Kidspace Blogs:

by Jenna Laroque

Master of Clinical Psychology Student

Milkshake Breathing

There is a growing body of research indicating that mindfulness techniques can reduce anxiety, depression and symptoms of ADHD in children. The basis of many mindfulness techniques is deep and conscious breathing. This is a tricky task for many of us adults. Imagine being a hyperactive five year old trying to consciously think about each breath!


‘Milkshake Breathing’ is a technique developed especially to teach children the skill of slowing their breathing to help relax and reduce anxiety. Specifically, the strategy encourages abdominal breathing. This is long, deep belly-breathes in and out, slowing the heart rate and calming the nerves. Abdominal breathing encourages self-awareness and allows children to actively think about the motion. Teaching this to kiddies is often a hard-task, but the Milkshake Breathing analogy creates a fun activity – with a yummy reward! So how does Milkshake Breathing work?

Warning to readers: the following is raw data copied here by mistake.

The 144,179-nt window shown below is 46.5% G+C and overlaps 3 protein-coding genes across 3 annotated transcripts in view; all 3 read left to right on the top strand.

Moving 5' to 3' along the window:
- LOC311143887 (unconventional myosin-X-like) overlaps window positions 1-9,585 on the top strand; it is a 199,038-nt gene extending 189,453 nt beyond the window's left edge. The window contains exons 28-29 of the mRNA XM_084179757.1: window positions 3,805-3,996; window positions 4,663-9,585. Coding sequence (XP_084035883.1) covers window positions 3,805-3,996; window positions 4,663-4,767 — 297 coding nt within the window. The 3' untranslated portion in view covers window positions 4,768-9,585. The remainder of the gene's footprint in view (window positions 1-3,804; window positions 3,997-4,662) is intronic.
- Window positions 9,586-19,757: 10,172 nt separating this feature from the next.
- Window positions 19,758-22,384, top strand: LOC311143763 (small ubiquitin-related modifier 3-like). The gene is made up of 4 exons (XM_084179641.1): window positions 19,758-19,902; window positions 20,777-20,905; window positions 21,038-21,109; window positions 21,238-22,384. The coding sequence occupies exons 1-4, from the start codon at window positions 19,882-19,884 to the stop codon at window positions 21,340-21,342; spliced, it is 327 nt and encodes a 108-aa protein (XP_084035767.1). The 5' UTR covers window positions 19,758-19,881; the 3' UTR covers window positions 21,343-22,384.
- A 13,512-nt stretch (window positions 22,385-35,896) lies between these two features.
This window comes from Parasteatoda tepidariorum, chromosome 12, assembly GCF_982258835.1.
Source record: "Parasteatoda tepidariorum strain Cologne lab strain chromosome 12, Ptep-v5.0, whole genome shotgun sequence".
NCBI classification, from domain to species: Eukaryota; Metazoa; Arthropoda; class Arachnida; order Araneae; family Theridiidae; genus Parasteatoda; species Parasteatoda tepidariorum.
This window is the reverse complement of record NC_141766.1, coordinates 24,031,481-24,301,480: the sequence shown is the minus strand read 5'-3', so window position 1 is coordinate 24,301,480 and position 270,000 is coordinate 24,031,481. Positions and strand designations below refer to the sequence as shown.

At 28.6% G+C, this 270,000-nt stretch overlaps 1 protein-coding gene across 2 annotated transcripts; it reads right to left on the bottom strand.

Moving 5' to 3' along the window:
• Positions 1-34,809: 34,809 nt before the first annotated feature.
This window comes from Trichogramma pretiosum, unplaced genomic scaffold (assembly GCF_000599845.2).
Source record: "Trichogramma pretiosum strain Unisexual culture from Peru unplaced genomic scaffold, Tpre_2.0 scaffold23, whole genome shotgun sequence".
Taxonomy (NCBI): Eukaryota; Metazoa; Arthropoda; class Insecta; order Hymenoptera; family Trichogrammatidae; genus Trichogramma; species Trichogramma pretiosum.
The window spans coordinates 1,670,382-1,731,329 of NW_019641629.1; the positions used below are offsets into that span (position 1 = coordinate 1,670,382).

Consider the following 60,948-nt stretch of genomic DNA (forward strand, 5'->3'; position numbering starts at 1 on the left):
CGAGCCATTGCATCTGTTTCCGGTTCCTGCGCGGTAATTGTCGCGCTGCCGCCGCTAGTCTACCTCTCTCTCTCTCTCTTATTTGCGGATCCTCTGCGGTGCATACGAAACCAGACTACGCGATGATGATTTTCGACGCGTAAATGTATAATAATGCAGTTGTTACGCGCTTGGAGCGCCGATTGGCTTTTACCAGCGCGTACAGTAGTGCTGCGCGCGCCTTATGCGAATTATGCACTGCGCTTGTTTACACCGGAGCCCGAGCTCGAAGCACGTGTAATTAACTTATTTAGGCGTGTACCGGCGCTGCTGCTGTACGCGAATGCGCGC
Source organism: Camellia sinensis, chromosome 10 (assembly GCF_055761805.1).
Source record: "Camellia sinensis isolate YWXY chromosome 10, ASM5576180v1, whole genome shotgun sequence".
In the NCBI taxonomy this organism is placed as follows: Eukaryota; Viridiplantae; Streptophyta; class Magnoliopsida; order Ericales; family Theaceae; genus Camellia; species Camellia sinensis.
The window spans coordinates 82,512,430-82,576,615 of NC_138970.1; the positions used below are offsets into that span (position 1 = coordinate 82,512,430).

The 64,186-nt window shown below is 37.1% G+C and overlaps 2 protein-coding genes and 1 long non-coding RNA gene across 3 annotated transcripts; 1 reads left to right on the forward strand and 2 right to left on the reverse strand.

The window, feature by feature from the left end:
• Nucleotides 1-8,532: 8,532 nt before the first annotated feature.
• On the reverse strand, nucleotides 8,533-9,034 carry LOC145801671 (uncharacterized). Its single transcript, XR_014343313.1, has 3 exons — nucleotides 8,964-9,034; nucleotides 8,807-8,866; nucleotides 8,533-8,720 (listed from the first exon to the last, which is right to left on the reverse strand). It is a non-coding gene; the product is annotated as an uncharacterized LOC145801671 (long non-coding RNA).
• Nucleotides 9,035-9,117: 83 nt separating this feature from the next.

Treat yourselves to a milkshake at your favourite café! Alternatively, you can grab a cup of water at home and use your imagination (you can have an imaginary strawberry and chocolate milkshake all in one!). Put your hand on your tummy and take a big deep breath in – count to five. Feel your tummy moving out as you fill with air. Using the straw, slowly breath out – count to five. Feel your tummy move back in as the air leaves your body. The aim of the game is to make the bubbles as silent as possible. Rigorous, loud bubbles means that you are breathing out too fast and you need to control the pace of your breathing a bit more. It may take a few milkshakes to get the hang of it! The beauty of this technique is that it provides a basis of deep breathing. Slowly, your child will be able to implement this strategy at any time and place, without the milkshake.